Bella asks Alice exactly how one becomes a vampire (gee, I wonder where this is headed?) and Alice is reluctant to tell her since Edward strictly forbade it. Because Stephenie Meyer is anything but subtle with her “plot.” We find out that vampires become physically attractive to their prey (totally called that one a few reviews back) and, get this, they’re venomous. Their venom (god I feel so stupid using that word in conjunction with vampires) evidently debilitates prey with extreme pain, though Alice admits that it’s a superfluous trait because it’s generally too late for the person if the vampire is close enough to bite them. However, as it happens, if someone somehow manages to escape, as Carlisle did, after being bitten, the venom transforms them into a vampire. Now, from an evolutionary perspective, this makes no goddamn sense. Why would a predator evolve a venom that could turn a lucky prey animal into an equally powerful predator? That seems extremely counterproductive. But since Meyer, and by extension, her vampires, doesn’t believe in evolution, I guess…I don’t know. God thought it was a good idea or something. I don’t know. For so-called perfect beings, it seems like a massive biological flaw.
So they finally get the phone call and find out that Edward and Carlisle lost track of James in Vancouver and they think he flew back to Forks to start over. Awesome. So Edward is flying to Phoenix the next day to take over babysitting duties. And then Bella falls asleep again, ending the chapter.
The thing I really don’t understand is why Meyer decided to wait until 400 pages into her 500-page novel to introduce the main conflict. I mean, this should have been introduced within the first hundred pages. Then in the middle of the book, she has to flee Forks. Then for the rest of the book, it’s all about eluding James and trying to stop him before he gets Bella or someone she loves. That is a book with a plot. This feels like Meyer got to page 400, realized she didn’t actually have a story yet, and quickly pulled something out of her ass and smeared it on the page.
So then we move to chapter 21, aptly named “Phone Call” because that’s literally all that happens. There’s a phone call.
Alice has a vision of a ballet studio and sketches it out. Bella says it looks like the one she used to go to when she was little. But for some reason everyone writes this off as coincidence. Seriously. What?
Later, Bella gets a call from her mother, but it turns out she’s being held captive by James, who is in Phoenix and tells her to find a way to ditch Alice and Jasper and head to her old house. She decides to turn herself over to him to save her mom and all she can think about is Edward.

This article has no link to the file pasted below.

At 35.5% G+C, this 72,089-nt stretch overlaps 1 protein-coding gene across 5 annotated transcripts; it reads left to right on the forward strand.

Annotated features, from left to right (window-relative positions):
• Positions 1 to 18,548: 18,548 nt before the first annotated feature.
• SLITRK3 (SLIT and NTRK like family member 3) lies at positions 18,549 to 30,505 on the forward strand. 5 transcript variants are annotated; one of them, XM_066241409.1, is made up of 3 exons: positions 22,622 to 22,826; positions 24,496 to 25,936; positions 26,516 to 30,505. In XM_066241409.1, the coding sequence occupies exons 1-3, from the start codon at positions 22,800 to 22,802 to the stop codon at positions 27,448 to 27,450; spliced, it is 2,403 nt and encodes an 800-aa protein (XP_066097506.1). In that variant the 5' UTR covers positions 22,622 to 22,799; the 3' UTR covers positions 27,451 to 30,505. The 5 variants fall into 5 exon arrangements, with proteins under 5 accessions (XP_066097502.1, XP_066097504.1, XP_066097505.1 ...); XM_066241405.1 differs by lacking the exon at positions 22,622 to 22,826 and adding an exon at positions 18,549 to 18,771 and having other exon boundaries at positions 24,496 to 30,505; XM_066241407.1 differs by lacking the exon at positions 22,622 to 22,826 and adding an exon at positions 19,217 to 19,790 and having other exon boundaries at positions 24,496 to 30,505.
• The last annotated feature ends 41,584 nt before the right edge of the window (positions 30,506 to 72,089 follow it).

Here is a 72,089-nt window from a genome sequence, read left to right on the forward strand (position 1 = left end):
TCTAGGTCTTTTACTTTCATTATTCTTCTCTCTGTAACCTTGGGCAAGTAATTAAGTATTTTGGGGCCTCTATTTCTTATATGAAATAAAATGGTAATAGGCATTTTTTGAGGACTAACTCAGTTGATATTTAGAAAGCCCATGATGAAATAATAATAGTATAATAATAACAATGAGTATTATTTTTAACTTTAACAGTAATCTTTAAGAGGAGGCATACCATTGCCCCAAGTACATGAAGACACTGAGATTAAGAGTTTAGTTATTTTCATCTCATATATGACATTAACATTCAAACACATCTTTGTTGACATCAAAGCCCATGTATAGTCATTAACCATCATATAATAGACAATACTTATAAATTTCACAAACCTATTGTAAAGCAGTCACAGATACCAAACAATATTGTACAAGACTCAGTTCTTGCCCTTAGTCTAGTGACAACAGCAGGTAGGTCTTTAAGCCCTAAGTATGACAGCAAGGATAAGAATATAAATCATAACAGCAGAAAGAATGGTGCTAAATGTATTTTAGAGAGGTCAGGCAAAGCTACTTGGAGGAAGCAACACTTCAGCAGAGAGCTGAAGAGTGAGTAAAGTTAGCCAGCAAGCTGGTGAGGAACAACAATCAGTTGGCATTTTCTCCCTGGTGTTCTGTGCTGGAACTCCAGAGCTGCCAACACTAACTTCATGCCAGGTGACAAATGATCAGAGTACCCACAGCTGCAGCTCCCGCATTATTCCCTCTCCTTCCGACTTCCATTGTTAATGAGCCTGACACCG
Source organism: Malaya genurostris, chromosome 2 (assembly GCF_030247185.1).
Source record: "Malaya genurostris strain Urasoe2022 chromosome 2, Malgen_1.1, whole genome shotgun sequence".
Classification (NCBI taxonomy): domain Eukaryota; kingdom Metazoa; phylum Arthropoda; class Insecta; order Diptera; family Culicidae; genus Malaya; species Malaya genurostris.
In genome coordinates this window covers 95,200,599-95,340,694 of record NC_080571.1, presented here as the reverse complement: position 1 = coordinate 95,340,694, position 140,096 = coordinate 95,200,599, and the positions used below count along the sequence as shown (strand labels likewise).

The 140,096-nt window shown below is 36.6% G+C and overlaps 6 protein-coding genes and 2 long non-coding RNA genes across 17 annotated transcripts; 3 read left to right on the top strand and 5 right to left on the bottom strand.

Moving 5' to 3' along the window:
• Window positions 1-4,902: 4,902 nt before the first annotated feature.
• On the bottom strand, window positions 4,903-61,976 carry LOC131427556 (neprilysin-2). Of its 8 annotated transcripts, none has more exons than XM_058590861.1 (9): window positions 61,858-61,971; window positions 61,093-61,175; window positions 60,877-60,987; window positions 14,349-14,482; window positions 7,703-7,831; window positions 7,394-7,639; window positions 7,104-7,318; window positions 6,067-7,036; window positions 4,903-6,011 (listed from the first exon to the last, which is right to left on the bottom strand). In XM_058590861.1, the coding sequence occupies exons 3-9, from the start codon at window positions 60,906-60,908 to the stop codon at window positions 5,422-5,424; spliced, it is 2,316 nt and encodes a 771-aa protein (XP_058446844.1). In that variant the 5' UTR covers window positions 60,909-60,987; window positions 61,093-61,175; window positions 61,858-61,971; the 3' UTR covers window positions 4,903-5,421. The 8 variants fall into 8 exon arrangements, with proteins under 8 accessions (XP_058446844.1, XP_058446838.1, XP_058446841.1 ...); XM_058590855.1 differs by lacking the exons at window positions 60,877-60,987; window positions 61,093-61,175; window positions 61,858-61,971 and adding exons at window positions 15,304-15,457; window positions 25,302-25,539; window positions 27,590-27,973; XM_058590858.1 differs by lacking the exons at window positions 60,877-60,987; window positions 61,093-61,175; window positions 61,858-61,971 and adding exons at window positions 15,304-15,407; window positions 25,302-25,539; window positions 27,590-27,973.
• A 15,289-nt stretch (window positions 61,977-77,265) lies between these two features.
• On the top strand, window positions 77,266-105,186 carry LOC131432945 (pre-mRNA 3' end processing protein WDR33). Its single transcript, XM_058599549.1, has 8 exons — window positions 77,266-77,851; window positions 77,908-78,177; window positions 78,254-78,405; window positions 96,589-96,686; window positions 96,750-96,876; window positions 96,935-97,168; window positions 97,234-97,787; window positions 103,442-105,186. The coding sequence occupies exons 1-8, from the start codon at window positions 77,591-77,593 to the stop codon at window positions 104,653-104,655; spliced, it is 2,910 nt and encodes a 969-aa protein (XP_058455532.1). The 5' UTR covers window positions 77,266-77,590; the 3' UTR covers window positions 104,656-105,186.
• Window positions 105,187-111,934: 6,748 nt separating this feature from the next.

“I was going to hurt him, and I couldn’t say goodbye.”
She continues to blame herself for everything that’s going on. It’s so obnoxious. I can’t stand how often Meyer blames the victim in this book. And it’s one thing to have the victim think it’s they’re fault. That’s natural. But a good author would make sure that despite what the character may think, the message they’re putting out to the reader is that it is not the victim’s fault. Meyer does nothing of the sort. Bella thinks it’s her fault and Meyer does nothing to contradict that belief. Hell, she’s even had Edward flat out tell Bella she’s to blame. The chapter ends with Bella writing Edward a note apologizing for everything that’s happened and telling him not to go after James ones she’s dead. For reasons. I don’t know. Personally, if I’m ever murdered, my friends and family have my blessing to go after whoever murdered me and kill the fuck out of them. I want to be avenged. But that’s just me.
Now we finally move on to chapter 22 and things actually happen. They leave the hotel for the airport to pick up Edward and on the way, Bella is thinking about the best way to slip away from Alice and Jasper.
“This was going to be impossible.”
Yeah, well, except that Stephenie Meyer is an offensively lazy writer and everything will probably work out perfectly. Honestly, this chapter, called “Hide-and-Seek,” should have been called “A Series of Fortunate Events.” Or maybe “How Convenient” on account of how many times I wrote that exact phrase in my notes for this chapter. And the very next fucking line confirms what I thought.
“Luck was with me, or maybe it was just good odds.”
No, Bella, Edward’s flight coming into the largest and most confusing terminal at the airport wasn’t luck, it was your author showing the creative range of a stick of gum. Already, potential complications are willfully leaping out of the way so that Bella can progress unhindered through the rest of the book.
Inside the airport, Bella is apparently trying very hard not to tear up the carpet and piss herself with anticipation of Edward flying in.
“It was amazing how every cell in my body seemed to know he was coming, to long for his coming.”